Black Stars: African American Musicians

Eleanora E. Tate

Much of American music really started out as African American music. Gospel, spirituals, ragtime, blues, jazz, rock and roll, and hip-hop?all were born in Black neighborhoods, created by African Americans who drew on their culture, their aspirations, and their talent. In this spirited collection, you’ll meet more than thirty African Americans who have forever changed America’s musical landscape. Jazz composers and stride pianists, concert singers and horn players, gospel and rap artists?all overcame obstacles of racism, segregation, and personal tragedy to lead the evolution of American music. Their inspirational stories, from before the Civil War to the present, reveal how:
Elizabeth Taylor Greenfield, born a slave, became the first Black concert singer. She was known around the world as the “African Nightingale” and the “Black Swan” for her amazing voice.W. C. Handy conquered poverty to become a great cornet player and the composer of the “Memphis Blues”, the first popular blues song to be published.
Paul Robeson, a son of a former slave, became an All-American football player, his class valedictorian, a Columbia law graduate, a human rights activist, and a world-famous interpreter of spirituals. Duke Ellington, elegant painter turned pianist, composed thousands of songs, led an award-winning orchestra, and influenced every major jazz, blues, and big band musician today. Aretha Franklin, the “Queen of Soul,” survived personal tragedy to win more Grammies than any other woman and became the first woman to be inducted into the Rock and Roll Hall of Fame. Full of tales of courage, talent, and determination, this information-packed book illuminates these and other unforgettable musical stars, including Marian Anderson, Ray Charles, Stevie Wonder, Michael Jackson, and Queen Latifah.

Cloth 24.95

Standing in the Shadows of Motown: The Life and Music of Legendary Bassist, James Jamerson (with 2 CD’s)

Alan “Dr. Licks” Slutsky

James Jamerson was a phenomenon. His bass lines were the “hooks” that were at least half the reason billions of songs sold. There are partial discographies that list 150 hits of Motown singles (30 of which were #1 hits), and partial discographies that include 180 albums or CD’s. About 70% of Jamerson’s performances went to the top of the R&B charts. Some of the singers he backed were: Diana Ross and the Supremes, The Temptations, Four Tops, Smokey Robinson and the Miracles, Martha and the Vandellas, Gladys Knight and the Pips, The Isley Brothers, Stevie Wonder, Tammy Terrel, Kim Weston, Mary Wells, The Jackson Five, Jr. Walker and the All Stars, The Contours, The Marvelletts, The Velvelettes, Brenda Holloway, Marv Johnson, David Ruffin, The Originals, Shorty Long, Marvin Gaye, Edwin Starr, Boz Scags, Bob Dylan, Tom Jones, The Osmunds, Dionne Warwick, Shirley Bassey, Maria Muldar, The Fifth Dimension, The Sylvers, Tina Marie, Rick James, The Dramatics, Al Green, Aretha Franklin, Otis Redding, Ray Charles, Marlena Shaw, Charo, The Mighty Clouds of Joy, Curtis Mayfield, Jackie Wilson, Johnny Mathis, The Hues Corporation, Billy Preston, Jerry Butler, Sammy Davis, Jr., Fontella Bass, John Lee Hooker, Johnny Taylor, John Handy, Hugo Montenegro, Yusef Lateef, Charles Wright and the Watts 103 Street Band, Quincy Jones, Billy Ekstine and Bobby Darin.   James Jamerson laid the track for the soul train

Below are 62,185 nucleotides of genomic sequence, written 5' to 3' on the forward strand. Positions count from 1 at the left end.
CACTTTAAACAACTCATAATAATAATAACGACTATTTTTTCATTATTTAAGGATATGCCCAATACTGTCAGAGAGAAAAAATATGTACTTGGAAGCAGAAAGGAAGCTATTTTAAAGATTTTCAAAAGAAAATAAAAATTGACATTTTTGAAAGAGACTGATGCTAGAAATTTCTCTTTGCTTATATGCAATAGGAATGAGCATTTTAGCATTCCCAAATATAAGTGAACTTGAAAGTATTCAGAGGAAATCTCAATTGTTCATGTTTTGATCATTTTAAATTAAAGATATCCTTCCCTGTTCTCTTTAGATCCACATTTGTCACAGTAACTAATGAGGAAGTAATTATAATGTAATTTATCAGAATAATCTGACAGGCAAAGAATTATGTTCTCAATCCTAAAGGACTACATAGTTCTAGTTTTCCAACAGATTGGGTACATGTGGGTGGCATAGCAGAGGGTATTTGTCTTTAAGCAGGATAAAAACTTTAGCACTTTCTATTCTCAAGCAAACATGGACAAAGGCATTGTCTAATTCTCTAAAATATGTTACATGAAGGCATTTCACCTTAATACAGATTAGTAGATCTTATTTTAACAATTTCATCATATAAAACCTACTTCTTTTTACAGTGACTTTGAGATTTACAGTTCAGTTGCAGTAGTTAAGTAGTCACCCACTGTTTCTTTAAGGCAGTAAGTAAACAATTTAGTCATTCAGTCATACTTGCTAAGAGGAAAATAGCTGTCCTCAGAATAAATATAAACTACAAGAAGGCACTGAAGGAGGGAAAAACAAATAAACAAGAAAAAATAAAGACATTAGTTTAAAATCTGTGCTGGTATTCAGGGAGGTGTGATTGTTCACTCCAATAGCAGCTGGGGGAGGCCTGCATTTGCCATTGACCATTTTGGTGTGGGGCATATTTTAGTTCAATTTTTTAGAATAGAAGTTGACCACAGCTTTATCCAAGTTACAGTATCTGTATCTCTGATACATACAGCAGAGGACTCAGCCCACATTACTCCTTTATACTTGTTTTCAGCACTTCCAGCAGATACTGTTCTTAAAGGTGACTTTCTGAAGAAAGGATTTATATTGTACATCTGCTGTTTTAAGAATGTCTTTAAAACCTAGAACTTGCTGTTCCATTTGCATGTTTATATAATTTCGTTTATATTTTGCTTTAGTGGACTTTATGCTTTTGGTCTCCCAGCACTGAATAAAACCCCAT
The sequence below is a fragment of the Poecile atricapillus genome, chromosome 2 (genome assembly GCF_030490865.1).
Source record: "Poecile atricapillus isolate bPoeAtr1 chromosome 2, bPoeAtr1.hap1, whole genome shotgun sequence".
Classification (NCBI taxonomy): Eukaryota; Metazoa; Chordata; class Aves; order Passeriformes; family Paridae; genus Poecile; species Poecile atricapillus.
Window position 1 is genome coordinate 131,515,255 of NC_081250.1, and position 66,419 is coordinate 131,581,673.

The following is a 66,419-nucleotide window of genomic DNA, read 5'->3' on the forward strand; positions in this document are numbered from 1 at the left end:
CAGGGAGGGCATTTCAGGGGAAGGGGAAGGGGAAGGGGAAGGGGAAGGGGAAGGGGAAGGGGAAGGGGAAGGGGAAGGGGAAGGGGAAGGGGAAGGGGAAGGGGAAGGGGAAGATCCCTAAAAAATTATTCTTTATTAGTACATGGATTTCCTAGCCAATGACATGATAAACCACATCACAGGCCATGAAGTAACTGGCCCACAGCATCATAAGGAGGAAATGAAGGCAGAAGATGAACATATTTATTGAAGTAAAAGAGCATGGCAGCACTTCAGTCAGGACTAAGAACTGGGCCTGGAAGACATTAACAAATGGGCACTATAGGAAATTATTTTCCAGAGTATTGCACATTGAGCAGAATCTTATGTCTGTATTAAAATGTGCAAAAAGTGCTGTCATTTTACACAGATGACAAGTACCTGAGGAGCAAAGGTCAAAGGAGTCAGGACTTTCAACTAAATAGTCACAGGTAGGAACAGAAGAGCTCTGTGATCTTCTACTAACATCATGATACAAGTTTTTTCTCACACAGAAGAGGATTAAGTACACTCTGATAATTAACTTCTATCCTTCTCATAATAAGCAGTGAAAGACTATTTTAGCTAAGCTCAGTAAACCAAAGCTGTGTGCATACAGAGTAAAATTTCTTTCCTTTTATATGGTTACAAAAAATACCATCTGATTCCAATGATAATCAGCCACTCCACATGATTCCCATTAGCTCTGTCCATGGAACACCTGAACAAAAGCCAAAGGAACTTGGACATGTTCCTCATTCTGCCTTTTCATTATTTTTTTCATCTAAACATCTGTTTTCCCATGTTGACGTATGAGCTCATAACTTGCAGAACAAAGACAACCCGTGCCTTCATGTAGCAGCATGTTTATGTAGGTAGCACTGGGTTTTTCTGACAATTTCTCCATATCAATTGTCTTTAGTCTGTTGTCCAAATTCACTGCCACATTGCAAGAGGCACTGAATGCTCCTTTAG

Standing in the Shadows of Motown: The Life of Legendary Bassist James Jamerson has an introduction by Paul McCartney. The book contains photos, interviews of The Funk Brothers, Motown singers, arrangers and composers, and transcriptions of some of his bass lines that are played by several great bass players (including Chuck Rainey and Marcus Miller) on the 2 CD’s that come with the book. The Grammy Award winning documentary, Standing in the Shadows of Motown, (based on this book) has narration written by Ntosake Shange and includes performances by Chaka Kahn, Gerald Levert, Meshell Ndegeocello, Michael Harper, Joan Osborne, Bootsie Collins, Montell Jordan and The Funk Brothers.